Chronicling a history of homes in Lockport - The Buffalo News

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Chronicling a history of homes in Lockport

LOCKPORT – The nomination of the High Street-Locust Street neighborhood for a spot on the National Register of Historic Places illustrates Lockport’s rich history during the 19th century.

“The main thing is the architecture, but we discovered the people for whom these buildings were built were so active in the state and in the nation,” said Clinton E. Brown, a Buffalo architect specializing in historic preservation, whose firm submitted the detailed nomination to the state. “We had governors and secretaries and other prominent people, and I don’t think anyone knew that.”

The state Historic Preservation Board approved the nomination, along with 27 others across the state, including Oakwood Cemetery in Niagara Falls. Now it’s up to the U.S. Department of the Interior to decide which will be admitted to the national roster.

Addresses listed on the official nomination are 143 to 399 High St., 119 to 224 Locust St., 23 to 54 Park Place, and 23 to 43 Spalding St.

That doesn’t mean every building within those boundaries is considered historic. Some are too new or have been altered too much from the original. But there are only 32 “noncontributing” buildings out of a total of 153 within those borders, according to the application.

The application, edited from Brown’s original by the state Historic Preservation Office, emphasizes the 19th century architectural styles found in the neighborhood: Greek Revival, Italianate, Queen Anne, Classical Revival and “Bungalow/Craftsman/American Foursquare.”

The 38.87-acre district is located just south of the downtown business district and the Erie Canal. It’s characterized by wide streets and lots of trees, with many of the homes set back unusually far from the curb by modern standards.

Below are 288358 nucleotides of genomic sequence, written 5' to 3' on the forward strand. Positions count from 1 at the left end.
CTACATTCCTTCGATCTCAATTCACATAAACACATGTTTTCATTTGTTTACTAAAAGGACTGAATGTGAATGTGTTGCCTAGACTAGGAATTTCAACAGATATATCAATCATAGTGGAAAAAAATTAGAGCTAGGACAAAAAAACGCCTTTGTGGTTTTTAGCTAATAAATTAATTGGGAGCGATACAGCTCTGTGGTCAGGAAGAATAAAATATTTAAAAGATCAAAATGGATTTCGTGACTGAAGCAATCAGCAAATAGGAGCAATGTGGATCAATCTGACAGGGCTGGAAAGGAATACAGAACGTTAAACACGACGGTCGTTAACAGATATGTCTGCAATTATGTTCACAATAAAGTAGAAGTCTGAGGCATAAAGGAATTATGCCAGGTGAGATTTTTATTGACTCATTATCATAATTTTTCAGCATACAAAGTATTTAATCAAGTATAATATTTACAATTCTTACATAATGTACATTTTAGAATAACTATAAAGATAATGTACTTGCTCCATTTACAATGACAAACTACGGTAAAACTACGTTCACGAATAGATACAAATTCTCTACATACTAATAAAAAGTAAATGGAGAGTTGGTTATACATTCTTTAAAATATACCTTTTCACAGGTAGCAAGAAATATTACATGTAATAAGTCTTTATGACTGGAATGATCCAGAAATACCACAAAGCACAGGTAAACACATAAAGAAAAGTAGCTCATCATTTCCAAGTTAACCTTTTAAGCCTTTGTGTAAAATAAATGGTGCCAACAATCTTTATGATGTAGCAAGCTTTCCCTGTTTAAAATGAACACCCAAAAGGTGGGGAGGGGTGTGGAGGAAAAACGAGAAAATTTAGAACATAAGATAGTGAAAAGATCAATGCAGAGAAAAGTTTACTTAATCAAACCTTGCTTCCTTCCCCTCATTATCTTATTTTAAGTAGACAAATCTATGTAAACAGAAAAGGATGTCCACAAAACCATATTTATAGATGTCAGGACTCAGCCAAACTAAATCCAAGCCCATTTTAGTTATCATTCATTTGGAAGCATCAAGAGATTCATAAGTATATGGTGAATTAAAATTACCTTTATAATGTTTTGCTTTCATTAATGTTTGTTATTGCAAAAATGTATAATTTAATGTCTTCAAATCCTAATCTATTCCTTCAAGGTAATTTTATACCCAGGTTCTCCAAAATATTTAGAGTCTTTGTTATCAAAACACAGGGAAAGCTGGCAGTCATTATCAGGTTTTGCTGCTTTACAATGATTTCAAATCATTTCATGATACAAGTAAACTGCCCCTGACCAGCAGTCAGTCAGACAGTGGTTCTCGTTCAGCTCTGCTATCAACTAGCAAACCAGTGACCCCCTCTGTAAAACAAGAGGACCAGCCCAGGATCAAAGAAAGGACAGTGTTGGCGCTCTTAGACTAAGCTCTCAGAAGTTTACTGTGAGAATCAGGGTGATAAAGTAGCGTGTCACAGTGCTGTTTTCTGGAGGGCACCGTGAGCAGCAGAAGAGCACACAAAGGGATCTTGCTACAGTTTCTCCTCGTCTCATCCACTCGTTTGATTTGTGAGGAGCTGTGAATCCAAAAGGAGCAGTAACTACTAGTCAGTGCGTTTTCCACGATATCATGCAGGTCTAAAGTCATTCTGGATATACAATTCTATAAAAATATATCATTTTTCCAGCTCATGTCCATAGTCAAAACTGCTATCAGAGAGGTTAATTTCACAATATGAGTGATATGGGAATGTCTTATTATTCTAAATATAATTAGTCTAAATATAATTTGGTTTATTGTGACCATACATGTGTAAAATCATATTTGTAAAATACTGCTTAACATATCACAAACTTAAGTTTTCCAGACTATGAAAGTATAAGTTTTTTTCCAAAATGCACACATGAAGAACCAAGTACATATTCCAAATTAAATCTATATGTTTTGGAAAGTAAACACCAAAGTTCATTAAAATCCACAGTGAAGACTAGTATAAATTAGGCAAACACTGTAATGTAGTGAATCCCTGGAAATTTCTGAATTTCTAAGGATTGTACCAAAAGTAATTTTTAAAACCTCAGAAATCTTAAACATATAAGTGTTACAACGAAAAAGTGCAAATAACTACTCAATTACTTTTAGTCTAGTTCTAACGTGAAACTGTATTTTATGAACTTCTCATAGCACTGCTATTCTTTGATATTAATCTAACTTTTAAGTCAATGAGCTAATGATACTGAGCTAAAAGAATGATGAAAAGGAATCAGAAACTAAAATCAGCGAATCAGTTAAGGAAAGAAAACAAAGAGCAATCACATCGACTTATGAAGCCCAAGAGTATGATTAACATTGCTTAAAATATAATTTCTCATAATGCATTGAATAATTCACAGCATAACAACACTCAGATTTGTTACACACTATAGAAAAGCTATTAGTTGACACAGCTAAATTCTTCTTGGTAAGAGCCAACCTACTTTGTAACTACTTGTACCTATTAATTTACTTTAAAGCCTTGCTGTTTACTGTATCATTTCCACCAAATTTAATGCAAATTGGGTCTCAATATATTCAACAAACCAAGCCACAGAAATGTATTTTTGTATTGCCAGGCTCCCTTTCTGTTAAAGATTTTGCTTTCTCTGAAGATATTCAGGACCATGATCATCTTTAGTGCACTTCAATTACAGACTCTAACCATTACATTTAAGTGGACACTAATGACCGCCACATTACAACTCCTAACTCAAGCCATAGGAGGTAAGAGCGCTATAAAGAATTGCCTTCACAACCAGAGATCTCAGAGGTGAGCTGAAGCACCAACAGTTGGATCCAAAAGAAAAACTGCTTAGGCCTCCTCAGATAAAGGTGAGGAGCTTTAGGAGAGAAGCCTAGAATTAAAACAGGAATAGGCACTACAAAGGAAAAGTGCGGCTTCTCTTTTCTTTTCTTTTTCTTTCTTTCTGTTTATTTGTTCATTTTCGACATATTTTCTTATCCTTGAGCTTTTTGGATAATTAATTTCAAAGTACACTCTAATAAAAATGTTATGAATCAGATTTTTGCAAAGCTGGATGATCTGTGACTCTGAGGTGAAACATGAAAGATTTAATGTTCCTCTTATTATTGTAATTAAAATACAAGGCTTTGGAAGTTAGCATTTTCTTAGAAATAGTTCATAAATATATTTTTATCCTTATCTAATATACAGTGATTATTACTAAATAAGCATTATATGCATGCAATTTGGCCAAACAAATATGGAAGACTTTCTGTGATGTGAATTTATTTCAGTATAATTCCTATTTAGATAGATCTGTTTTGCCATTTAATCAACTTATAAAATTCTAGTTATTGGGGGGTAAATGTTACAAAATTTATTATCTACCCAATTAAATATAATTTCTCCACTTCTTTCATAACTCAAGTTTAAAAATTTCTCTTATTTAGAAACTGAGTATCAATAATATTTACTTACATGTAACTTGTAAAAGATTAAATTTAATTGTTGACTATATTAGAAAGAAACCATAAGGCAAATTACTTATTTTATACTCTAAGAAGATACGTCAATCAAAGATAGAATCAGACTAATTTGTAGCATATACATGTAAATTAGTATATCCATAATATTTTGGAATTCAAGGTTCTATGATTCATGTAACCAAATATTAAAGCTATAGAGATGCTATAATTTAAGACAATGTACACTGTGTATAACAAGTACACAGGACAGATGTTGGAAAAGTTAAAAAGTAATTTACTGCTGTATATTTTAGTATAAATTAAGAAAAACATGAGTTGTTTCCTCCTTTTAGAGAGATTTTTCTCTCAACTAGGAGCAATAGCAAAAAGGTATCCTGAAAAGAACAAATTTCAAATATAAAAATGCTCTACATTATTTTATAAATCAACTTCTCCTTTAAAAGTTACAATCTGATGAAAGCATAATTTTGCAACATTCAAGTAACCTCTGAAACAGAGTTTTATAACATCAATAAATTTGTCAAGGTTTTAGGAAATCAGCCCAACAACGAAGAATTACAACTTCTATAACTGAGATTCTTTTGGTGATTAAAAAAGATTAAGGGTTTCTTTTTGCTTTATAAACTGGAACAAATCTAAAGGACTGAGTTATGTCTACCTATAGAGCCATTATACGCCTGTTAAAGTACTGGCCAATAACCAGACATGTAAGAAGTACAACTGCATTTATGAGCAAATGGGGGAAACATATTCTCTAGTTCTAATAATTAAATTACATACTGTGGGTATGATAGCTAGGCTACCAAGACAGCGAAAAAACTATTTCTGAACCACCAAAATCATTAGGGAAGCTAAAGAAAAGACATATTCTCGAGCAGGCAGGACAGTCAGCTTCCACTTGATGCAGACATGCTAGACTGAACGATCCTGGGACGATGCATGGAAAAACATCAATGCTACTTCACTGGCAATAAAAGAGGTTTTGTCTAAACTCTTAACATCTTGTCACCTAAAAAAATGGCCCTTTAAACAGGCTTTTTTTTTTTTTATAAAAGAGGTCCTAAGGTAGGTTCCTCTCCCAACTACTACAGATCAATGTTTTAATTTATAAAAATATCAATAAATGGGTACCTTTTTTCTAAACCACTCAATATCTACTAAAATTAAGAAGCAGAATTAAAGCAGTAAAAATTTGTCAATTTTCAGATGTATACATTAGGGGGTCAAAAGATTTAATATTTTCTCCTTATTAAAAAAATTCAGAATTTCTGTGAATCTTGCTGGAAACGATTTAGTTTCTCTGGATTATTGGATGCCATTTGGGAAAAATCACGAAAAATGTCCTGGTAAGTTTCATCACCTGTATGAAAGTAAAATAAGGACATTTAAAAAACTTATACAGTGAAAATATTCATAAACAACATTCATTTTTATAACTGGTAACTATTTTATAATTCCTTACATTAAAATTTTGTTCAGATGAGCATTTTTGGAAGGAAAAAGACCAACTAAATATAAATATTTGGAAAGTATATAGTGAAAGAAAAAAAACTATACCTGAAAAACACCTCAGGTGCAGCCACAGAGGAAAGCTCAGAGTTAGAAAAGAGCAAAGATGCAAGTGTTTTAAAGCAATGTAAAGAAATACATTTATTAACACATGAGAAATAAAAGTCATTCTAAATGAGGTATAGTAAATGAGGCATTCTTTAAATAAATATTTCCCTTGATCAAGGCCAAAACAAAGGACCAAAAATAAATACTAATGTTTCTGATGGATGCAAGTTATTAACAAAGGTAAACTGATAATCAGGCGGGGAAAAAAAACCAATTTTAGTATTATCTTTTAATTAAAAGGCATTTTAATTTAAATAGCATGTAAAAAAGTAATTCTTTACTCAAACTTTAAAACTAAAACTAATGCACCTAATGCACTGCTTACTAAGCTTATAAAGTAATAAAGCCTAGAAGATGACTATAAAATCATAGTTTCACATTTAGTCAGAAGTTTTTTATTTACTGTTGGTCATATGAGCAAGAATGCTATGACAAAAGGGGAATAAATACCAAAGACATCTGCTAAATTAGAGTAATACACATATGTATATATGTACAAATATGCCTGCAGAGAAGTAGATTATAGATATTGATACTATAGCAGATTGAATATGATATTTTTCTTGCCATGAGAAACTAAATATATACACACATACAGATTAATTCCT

“They were well-built by people who were interested in quality,” Brown said.

He said successive owners have kept most of them up well, perhaps because of neighborhood pressure, spoken or unspoken, to maintain the caliber of the area.

“And they were spared urban renewal,” Brown said in sardonic reference to the Great Society-era federal program that nearly wrecked the downtown areas of Lockport and many other small cities across the country.

Although many parts of Lockport have large 19th century homes, the concentration in the High-Locust area enabled it to be singled out when the city Historic Preservation Commission first obtained state funding for a “reconnaissance survey” of the neighborhood.

Lyman A. Spalding, namesake of Spalding Street, is credited as one of the founders of Lockport. In the mid-19th century, he was the largest landowner in the proposed historic district, although his house at High and Locust streets was sold and demolished as early as 1868.

The atmosphere in the district was somewhat rural for many years. By 1851, there was a fruit orchard at High and Washburn streets, and many of the estates were very large in the early years. Park Place was built through Spalding’s old estate in 1868, and subdivided into smaller home lots.

The Lockport Home for the Friendless was founded on High Street in 1871. It remained in the neighborhood until it moved to Wyndham Lawn, Gov. Washington Hunt’s former estate, in 1892. Wyndham Lawn Home for Children remains in operation today as a residential school for troubled children and teenagers.

Two buildings in the neighborhood already listed on the National Register are 19th century houses that are now part of the Lockport Presbyterian Home, 327 High St. They went on the register in 2008.

One of the homes was that of Edward I. Chase, brother of Salmon P. Chase, the Ohio politician who was Abraham Lincoln’s treasury secretary and later U.S. chief justice.

Edward Chase’s law partner, Richard Crowley, lived next door and was Lockport’s first city attorney in 1865 before being elected state senator in 1866. He served two terms in Albany and then was appointed U.S. attorney for the Northern District of New York by President Ulysses S. Grant.